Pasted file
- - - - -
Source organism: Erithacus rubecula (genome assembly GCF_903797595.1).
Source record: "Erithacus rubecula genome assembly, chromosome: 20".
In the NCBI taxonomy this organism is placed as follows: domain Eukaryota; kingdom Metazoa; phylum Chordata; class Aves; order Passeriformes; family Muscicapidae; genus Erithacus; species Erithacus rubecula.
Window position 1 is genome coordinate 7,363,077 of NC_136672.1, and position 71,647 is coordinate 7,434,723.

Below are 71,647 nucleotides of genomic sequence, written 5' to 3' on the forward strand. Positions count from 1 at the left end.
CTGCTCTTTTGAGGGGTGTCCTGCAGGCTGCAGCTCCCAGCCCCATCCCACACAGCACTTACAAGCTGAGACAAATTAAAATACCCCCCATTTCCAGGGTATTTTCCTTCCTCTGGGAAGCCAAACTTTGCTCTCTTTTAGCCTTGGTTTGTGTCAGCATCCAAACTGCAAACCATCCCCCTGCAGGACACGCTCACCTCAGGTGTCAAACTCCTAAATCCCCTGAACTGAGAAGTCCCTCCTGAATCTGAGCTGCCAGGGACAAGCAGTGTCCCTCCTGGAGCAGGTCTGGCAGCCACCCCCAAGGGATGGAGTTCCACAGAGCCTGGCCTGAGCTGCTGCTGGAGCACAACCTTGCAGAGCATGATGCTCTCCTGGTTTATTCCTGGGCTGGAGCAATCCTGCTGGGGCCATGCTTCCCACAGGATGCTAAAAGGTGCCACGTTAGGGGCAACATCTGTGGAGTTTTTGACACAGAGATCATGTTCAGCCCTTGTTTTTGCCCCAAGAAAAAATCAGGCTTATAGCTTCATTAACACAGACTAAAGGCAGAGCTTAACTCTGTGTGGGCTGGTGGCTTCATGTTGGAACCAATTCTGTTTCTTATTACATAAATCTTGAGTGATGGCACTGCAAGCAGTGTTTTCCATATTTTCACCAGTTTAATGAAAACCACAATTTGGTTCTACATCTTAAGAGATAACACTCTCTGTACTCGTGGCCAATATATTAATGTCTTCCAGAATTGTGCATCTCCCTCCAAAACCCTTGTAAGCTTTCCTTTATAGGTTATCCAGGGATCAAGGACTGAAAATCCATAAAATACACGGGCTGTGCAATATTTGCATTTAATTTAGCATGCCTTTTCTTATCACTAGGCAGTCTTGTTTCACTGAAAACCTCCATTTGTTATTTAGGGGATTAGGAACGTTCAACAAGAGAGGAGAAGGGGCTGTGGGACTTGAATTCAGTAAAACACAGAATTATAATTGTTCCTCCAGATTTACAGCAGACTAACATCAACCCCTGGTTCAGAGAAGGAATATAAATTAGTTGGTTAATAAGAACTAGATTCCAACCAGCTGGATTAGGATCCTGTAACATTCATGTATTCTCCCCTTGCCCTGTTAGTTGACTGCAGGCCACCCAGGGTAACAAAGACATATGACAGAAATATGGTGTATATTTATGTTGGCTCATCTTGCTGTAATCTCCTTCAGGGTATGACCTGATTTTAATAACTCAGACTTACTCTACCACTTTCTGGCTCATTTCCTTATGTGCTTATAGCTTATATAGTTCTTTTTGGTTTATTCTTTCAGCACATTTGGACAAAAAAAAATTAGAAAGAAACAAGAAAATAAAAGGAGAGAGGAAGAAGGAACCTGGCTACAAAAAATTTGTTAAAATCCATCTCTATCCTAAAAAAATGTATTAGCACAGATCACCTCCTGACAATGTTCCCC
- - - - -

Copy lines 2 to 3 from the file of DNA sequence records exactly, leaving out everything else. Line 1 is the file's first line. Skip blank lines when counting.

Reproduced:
Source record: "Erithacus rubecula genome assembly, chromosome: 20".
In the NCBI taxonomy this organism is placed as follows: domain Eukaryota; kingdom Metazoa; phylum Chordata; class Aves; order Passeriformes; family Muscicapidae; genus Erithacus; species Erithacus rubecula.